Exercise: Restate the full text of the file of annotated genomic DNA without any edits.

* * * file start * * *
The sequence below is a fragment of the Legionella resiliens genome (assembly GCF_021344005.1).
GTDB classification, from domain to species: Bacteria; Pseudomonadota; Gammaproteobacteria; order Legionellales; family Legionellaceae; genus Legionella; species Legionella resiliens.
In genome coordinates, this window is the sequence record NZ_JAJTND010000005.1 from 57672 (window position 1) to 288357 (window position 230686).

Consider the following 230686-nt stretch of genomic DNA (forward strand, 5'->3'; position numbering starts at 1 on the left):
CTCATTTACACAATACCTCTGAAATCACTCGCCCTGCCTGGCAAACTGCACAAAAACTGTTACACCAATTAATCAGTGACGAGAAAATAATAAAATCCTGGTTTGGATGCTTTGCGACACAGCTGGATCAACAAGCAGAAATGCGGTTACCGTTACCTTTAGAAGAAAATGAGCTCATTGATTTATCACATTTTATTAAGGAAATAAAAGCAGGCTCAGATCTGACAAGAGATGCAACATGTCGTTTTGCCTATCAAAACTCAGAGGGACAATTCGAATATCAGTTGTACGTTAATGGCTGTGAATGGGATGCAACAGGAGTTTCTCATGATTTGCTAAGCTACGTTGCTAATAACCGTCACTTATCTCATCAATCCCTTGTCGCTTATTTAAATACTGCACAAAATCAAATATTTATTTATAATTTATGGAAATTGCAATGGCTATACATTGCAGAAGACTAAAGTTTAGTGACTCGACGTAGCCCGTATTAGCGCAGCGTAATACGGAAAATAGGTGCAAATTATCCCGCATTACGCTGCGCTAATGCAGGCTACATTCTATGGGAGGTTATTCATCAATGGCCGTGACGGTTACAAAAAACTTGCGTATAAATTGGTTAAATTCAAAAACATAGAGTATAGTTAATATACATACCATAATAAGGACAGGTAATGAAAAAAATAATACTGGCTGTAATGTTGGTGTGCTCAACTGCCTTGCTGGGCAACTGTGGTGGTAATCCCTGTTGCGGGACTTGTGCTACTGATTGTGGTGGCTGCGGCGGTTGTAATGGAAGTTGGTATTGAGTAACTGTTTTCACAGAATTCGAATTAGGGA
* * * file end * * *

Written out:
The sequence below is a fragment of the Legionella resiliens genome (assembly GCF_021344005.1).
GTDB classification, from domain to species: Bacteria; Pseudomonadota; Gammaproteobacteria; order Legionellales; family Legionellaceae; genus Legionella; species Legionella resiliens.
In genome coordinates, this window is the sequence record NZ_JAJTND010000005.1 from 57672 (window position 1) to 288357 (window position 230686).

Consider the following 230686-nt stretch of genomic DNA (forward strand, 5'->3'; position numbering starts at 1 on the left):
CTCATTTACACAATACCTCTGAAATCACTCGCCCTGCCTGGCAAACTGCACAAAAACTGTTACACCAATTAATCAGTGACGAGAAAATAATAAAATCCTGGTTTGGATGCTTTGCGACACAGCTGGATCAACAAGCAGAAATGCGGTTACCGTTACCTTTAGAAGAAAATGAGCTCATTGATTTATCACATTTTATTAAGGAAATAAAAGCAGGCTCAGATCTGACAAGAGATGCAACATGTCGTTTTGCCTATCAAAACTCAGAGGGACAATTCGAATATCAGTTGTACGTTAATGGCTGTGAATGGGATGCAACAGGAGTTTCTCATGATTTGCTAAGCTACGTTGCTAATAACCGTCACTTATCTCATCAATCCCTTGTCGCTTATTTAAATACTGCACAAAATCAAATATTTATTTATAATTTATGGAAATTGCAATGGCTATACATTGCAGAAGACTAAAGTTTAGTGACTCGACGTAGCCCGTATTAGCGCAGCGTAATACGGAAAATAGGTGCAAATTATCCCGCATTACGCTGCGCTAATGCAGGCTACATTCTATGGGAGGTTATTCATCAATGGCCGTGACGGTTACAAAAAACTTGCGTATAAATTGGTTAAATTCAAAAACATAGAGTATAGTTAATATACATACCATAATAAGGACAGGTAATGAAAAAAATAATACTGGCTGTAATGTTGGTGTGCTCAACTGCCTTGCTGGGCAACTGTGGTGGTAATCCCTGTTGCGGGACTTGTGCTACTGATTGTGGTGGCTGCGGCGGTTGTAATGGAAGTTGGTATTGAGTAACTGTTTTCACAGAATTCGAATTAGGGA